Our immune systems are being challenged more than ever. The modern lifestyle is, let’s just say, not very healthy. We have some of the poorest eating habits on the planet, we’re stressed out, and our environmental pollution is growing on a daily basis. It’s no wonder we’re seeing more and more allergies, recurrent colds and flus, Chronic Fatigue, environmental sensitivity, etc. Be it under-active or overactive, immune system dysfunction is on the rise.
There are many ways to enhance the immune system:
1. Eating a well balanced diet is critical for a properly functioning immune system.
2. A diet high in fruits and vegetables has many of the phytonutrient critical to enhance immunity as well as many of the important vitamins and minerals. A steady and balanced intake of essential vitamins and mineral helps to keep our immune systems working properly by providing us protection from infections and disease. Fish, poultry, lean meat, low-fat dairy products, cereals and legumes (peas, lentils, beans) are all good sources of minerals. Foods such as cheese, eggs or liver, which supply vitamin A, and spinach, sweet potatoes or carrots, which are good sources of beta carotene, should also be eaten daily.
EAT PLENTY OF
- Protein-rich foods
- Citrus fruits for vitamin C
- Vegetable oils for vitamin E
- Spinach, sweet potatoes and carrots which supply beta carotene
CUT DOWN ON
- Animal fats, sugar, alcohol, caffeine and
- Highly processed carbohydrates.
3. Plenty of rest– Body needs rest from the stress and strain of daily life to get recharged. We depend on adequate restful sleep to restore our bodies and refresh our minds. During deep sleep, our bodies release potent immune-enhancing substances that strengthen immune function. It is especially important to get additional rest when we are ill. Women generally tend to ignore this aspect of good health due to heavy demands placed upon them both at place of work and at home. The result becomes obvious through signs of extreme exhaustion, irritability, panic and tantrums.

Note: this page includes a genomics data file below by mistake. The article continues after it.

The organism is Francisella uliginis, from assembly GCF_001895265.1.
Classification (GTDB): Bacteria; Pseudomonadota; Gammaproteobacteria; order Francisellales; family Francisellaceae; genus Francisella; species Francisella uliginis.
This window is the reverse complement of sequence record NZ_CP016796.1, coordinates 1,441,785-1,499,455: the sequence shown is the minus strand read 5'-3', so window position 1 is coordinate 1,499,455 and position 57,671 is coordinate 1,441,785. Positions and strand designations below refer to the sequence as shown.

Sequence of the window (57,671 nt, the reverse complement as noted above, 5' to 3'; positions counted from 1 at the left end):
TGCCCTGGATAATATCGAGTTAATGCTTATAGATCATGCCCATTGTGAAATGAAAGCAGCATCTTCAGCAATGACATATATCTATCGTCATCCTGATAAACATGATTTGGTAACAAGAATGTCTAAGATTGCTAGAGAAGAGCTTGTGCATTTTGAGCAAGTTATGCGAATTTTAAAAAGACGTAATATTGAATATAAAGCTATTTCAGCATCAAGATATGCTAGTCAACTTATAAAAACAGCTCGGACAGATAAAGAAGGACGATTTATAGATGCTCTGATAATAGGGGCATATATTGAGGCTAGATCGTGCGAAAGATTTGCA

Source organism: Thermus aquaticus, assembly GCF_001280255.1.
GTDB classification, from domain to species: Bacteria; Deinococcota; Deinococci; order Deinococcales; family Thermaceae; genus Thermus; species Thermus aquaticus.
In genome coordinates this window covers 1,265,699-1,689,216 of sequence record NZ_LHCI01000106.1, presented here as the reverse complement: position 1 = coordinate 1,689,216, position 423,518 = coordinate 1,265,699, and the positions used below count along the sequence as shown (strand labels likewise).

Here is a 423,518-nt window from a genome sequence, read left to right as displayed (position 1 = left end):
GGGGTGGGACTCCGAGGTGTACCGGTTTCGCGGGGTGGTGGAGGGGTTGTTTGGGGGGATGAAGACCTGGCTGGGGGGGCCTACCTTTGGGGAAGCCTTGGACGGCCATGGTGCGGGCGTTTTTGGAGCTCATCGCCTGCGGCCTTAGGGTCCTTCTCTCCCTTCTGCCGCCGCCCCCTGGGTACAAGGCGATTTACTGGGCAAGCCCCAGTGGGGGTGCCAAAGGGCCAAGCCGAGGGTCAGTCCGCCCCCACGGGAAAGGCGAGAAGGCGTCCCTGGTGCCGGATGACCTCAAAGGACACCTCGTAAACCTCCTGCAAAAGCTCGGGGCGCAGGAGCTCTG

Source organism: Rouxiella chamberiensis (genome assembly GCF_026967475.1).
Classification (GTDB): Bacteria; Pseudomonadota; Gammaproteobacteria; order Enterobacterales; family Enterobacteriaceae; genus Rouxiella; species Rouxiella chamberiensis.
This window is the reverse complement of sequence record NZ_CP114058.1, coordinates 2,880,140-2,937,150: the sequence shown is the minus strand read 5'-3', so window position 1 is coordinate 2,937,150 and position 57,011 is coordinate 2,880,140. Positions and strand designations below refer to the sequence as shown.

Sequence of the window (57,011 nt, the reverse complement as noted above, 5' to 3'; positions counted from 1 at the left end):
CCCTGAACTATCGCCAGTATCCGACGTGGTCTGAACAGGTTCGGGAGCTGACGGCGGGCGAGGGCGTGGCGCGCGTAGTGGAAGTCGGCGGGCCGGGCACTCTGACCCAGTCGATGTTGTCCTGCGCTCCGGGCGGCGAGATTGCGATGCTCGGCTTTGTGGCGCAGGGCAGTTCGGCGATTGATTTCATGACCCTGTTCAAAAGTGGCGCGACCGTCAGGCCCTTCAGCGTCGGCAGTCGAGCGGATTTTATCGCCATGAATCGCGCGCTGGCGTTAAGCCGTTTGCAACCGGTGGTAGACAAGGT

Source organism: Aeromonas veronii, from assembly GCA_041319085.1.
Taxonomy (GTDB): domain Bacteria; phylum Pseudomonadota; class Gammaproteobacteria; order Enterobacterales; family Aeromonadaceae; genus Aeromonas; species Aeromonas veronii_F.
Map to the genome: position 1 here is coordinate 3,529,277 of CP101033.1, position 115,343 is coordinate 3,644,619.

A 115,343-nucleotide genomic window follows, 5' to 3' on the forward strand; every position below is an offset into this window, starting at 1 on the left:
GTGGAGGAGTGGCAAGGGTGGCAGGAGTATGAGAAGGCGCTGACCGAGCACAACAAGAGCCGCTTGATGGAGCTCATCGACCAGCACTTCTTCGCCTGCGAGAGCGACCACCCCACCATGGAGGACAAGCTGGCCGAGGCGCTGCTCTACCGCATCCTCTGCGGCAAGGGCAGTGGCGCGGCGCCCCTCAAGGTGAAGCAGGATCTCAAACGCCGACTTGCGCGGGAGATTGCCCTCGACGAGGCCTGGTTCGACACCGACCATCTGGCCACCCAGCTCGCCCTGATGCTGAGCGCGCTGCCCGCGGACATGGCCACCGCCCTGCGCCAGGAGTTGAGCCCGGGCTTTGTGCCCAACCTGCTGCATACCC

4. Exercise program– A regular exercise program of low-to-high intensity workout for 25-30 most days of the week is recommended to build a strong immune system. We all know how invigorated and strong we feel when we’re in shape. Overall fitness creates reserve capacity that not only serves as a buffer against disease but also helps us recover more quickly.
5. Drink 6-8 glasses of water per day. Body fluids, made up mostly of water, bring to each system all the ingredients and carry away the body’s waste in form of urine. Water is also necessary for many chemical reactions in the body. It can act as a lubricant around joints and protect sensitive tissues and organs, including the spinal cord, eyes, and the amniotic sac in pregnancy from shock. It is absolutely essential to stay well hydrated throughout the day. (Click here to read more)
6. Increase your vitamin C intake to 1000-2000 mg/d (this may reduce your histamine levels): a moderately large amounts of this vitamin (up to 200mg daily) increase levels of immunoglobulin – blood proteins that ac as disease fighting antibodies – which are produced by the immune system. Vitamin D (obtained from oily fish) and vitamin E (in olive oil, nuts, avocados and wholegrain cereals are also vital to the immune system’s effectiveness, as are essential fatty acids found in vegetable oils and fish oils.